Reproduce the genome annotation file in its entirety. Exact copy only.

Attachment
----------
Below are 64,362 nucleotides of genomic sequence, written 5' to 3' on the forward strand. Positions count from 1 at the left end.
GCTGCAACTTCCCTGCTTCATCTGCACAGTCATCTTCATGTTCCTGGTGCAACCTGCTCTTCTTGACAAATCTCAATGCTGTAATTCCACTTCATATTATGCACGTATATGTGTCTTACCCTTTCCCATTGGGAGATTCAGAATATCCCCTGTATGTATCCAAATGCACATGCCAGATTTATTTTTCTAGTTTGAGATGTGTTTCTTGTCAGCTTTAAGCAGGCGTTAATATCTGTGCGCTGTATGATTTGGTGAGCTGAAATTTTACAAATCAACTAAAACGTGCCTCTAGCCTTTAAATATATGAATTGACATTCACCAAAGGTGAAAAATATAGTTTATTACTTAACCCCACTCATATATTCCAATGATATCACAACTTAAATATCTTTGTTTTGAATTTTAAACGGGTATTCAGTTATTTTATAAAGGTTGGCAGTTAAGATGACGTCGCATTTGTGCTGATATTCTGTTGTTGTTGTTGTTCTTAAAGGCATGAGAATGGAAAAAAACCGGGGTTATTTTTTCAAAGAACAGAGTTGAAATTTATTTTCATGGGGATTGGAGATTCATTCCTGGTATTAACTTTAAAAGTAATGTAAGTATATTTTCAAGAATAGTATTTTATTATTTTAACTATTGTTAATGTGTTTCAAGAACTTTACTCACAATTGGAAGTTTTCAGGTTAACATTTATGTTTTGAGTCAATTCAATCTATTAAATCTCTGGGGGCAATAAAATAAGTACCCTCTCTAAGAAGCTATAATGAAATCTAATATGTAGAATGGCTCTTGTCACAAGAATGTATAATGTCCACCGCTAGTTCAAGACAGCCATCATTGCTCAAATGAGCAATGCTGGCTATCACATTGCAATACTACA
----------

Below are 64,362 nucleotides of genomic sequence, written 5' to 3' on the forward strand. Positions count from 1 at the left end.
GCTGCAACTTCCCTGCTTCATCTGCACAGTCATCTTCATGTTCCTGGTGCAACCTGCTCTTCTTGACAAATCTCAATGCTGTAATTCCACTTCATATTATGCACGTATATGTGTCTTACCCTTTCCCATTGGGAGATTCAGAATATCCCCTGTATGTATCCAAATGCACATGCCAGATTTATTTTTCTAGTTTGAGATGTGTTTCTTGTCAGCTTTAAGCAGGCGTTAATATCTGTGCGCTGTATGATTTGGTGAGCTGAAATTTTACAAATCAACTAAAACGTGCCTCTAGCCTTTAAATATATGAATTGACATTCACCAAAGGTGAAAAATATAGTTTATTACTTAACCCCACTCATATATTCCAATGATATCACAACTTAAATATCTTTGTTTTGAATTTTAAACGGGTATTCAGTTATTTTATAAAGGTTGGCAGTTAAGATGACGTCGCATTTGTGCTGATATTCTGTTGTTGTTGTTGTTCTTAAAGGCATGAGAATGGAAAAAAACCGGGGTTATTTTTTCAAAGAACAGAGTTGAAATTTATTTTCATGGGGATTGGAGATTCATTCCTGGTATTAACTTTAAAAGTAATGTAAGTATATTTTCAAGAATAGTATTTTATTATTTTAACTATTGTTAATGTGTTTCAAGAACTTTACTCACAATTGGAAGTTTTCAGGTTAACATTTATGTTTTGAGTCAATTCAATCTATTAAATCTCTGGGGGCAATAAAATAAGTACCCTCTCTAAGAAGCTATAATGAAATCTAATATGTAGAATGGCTCTTGTCACAAGAATGTATAATGTCCACCGCTAGTTCAAGACAGCCATCATTGCTCAAATGAGCAATGCTGGCTATCACATTGCAATACTACA